Bowing out with a final flagship

24th November 1995 at 00:00
Proud education authority chiefs call it a school for the new millennium. Iain Thorburn looks ata building that attracts visitors from around the world. St Margaret's Academy, Livingston, the first denominational secondary to be built in Scotland for a decade, is also the last school to be built under the auspices of Lothian Regional Council. The school opened just over a year ago, and represents the culmination of some 20 years' experiential learning by the region's property services department.

It is state-of-the-art design - or as Elizabeth Maginnis, chair of the region's education committee, writes in the brochure for the official opening, "the finest educational facility ever to be built in Scotland". Even the brochure won a design award.

Mrs Maginnis stated: "Many, many visitors from home and abroad will visit St Margaret's Academy and will marvel at the daring concept and grand design of this, a school for the new millennium." And they are indeed coming, from countries as diverse as Japan, Germany, Taiwan and Denmark. So, rather more importantly, are those from "home" - the school's West Lothian community. For as Mrs Maginnis acknowledged, the new building's inauguration marked "the end of one of the most fiercely controversial political and educational debates ever to take place in Lothian".

St Margaret's was established in August 1993 by the amalgamation of St Mary's Academy, Bathgate, and Our Lady's High, Broxburn, and operated on a split site for a year while the new building was being completed.

The year was crucial to establishing an identity for St Margaret's, headteacher Tony Gavin says. He came from Dundee and his deputy, Tony Conroy, from Glasgow. They found a situation of bitter local rivalries which both found astonishing.

They responded by going out into the community for discussions with parents and other groups on their own home ground. That was mainly in the evenings. In working hours they insisted that, two sites or not, St Mary's and Our Lady's had become one school and would operate accordingly - on the playing-field as well as in the classroom.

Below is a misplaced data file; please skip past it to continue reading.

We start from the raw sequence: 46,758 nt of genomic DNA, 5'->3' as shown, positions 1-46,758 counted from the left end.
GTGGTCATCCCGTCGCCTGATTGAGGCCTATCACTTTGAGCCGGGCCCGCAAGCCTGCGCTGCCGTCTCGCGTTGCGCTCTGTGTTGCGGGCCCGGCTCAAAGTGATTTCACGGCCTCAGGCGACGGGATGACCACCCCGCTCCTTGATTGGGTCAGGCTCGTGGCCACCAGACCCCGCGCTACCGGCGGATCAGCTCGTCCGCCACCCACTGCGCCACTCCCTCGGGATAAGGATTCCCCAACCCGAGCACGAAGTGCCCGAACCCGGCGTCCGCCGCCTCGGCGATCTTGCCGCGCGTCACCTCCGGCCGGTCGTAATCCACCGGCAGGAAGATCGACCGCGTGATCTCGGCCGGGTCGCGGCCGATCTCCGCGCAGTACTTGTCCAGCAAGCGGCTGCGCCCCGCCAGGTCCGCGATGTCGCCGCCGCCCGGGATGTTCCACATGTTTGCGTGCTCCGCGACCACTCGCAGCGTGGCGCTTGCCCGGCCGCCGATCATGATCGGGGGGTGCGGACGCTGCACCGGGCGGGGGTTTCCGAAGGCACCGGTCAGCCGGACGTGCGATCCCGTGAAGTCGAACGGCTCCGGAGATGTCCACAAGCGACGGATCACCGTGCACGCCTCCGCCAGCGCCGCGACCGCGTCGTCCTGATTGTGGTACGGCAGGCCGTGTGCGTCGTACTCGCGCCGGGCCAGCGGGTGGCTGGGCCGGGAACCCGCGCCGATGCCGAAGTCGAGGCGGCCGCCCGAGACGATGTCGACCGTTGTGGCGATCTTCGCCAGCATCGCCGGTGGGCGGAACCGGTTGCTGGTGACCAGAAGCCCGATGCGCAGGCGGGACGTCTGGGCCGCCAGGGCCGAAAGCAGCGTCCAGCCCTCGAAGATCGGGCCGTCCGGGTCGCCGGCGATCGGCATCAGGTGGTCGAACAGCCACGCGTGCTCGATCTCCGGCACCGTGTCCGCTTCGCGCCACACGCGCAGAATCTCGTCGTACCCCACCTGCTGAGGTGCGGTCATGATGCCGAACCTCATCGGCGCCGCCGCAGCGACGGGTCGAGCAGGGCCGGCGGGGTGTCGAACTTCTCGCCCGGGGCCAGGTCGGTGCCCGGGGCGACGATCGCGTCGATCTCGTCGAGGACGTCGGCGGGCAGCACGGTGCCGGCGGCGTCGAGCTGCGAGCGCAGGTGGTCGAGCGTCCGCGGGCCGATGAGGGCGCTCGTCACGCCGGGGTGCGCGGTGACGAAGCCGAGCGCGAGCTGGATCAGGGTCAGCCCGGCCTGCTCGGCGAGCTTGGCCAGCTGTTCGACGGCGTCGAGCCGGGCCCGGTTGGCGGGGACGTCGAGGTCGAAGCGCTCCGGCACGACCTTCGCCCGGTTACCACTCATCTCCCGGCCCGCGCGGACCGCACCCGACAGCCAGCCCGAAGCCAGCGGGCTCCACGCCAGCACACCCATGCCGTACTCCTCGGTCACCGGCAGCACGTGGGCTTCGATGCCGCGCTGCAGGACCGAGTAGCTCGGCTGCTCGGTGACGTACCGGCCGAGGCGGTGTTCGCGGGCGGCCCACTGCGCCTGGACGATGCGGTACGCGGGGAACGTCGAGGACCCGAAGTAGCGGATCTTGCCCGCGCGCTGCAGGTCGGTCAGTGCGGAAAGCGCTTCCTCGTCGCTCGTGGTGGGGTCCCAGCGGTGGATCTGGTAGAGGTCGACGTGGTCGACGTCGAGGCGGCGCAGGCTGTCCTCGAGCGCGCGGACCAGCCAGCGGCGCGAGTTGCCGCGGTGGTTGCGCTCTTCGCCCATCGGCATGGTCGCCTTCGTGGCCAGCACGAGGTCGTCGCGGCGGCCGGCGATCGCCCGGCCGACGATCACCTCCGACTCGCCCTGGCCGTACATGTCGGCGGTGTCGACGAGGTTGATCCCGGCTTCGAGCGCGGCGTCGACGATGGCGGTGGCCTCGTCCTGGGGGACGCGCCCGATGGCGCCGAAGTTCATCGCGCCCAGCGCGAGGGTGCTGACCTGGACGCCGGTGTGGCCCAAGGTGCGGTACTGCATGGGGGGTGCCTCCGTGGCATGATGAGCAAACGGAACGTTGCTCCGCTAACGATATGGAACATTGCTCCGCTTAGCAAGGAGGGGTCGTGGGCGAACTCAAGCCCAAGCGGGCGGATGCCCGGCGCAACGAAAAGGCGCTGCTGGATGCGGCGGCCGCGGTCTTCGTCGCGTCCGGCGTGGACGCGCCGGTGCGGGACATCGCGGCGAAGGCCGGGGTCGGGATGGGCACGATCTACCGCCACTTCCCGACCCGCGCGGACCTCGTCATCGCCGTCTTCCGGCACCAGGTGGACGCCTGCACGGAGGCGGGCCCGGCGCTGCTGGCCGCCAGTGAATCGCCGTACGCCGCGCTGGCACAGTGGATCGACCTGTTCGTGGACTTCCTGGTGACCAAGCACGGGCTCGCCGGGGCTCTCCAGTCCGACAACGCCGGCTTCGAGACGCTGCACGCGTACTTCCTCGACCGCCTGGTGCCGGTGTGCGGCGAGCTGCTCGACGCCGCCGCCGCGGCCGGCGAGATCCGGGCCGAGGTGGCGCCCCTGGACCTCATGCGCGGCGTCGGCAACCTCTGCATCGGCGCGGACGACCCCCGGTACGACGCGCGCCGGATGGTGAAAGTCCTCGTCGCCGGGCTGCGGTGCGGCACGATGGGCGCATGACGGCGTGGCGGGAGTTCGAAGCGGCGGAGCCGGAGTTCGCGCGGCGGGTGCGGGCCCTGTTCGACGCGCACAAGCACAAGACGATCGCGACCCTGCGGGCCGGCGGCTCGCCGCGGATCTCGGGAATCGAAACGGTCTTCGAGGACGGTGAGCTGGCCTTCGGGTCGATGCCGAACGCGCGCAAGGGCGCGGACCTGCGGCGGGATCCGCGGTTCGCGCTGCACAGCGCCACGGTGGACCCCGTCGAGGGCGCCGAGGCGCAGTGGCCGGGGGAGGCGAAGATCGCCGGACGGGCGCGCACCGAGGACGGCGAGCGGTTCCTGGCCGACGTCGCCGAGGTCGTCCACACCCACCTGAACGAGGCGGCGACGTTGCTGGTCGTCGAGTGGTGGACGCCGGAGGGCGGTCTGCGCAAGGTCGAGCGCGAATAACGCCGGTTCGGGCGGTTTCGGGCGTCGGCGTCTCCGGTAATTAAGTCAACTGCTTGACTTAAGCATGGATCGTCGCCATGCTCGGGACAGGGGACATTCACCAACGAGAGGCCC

Mr Gavin said: "At the meetings with parents, we were able to gauge what it was that we were in broad agreement about - what they, and we, wanted from this new school."

One outcome is school uniform, successfully introduced against a background of great scepticism. This reflects a degree of parental involvement that extended to participation with staff and pupils in drawing up the school's mission statement. St Margaret's has a school board, but not a parent-teacher association. Instead it has a school association, made up of parents, staff, former pupils and friends; interested adults, in short, who work to promote the well-being of the school and foster links with the community.

A community, then, has been united by pride in St Margaret's. The design of the school has played an important part in the process. The design brief from the property services department was simply stated: to make St Margaret's a warm, welcoming and flexible community resource.

At this stage, too, there was customer involvement: the most striking feature of the school is the central atrium, and six of its large floor panels were designed by primary pupils from the school's catchment area, in collaboration with a sculptor and a potter.

The atrium provides the largest of the school's social areas, and has played host to a variety of functions. It has proved particularly popular with local bands, both for practice and concerts, because of its superb acoustics.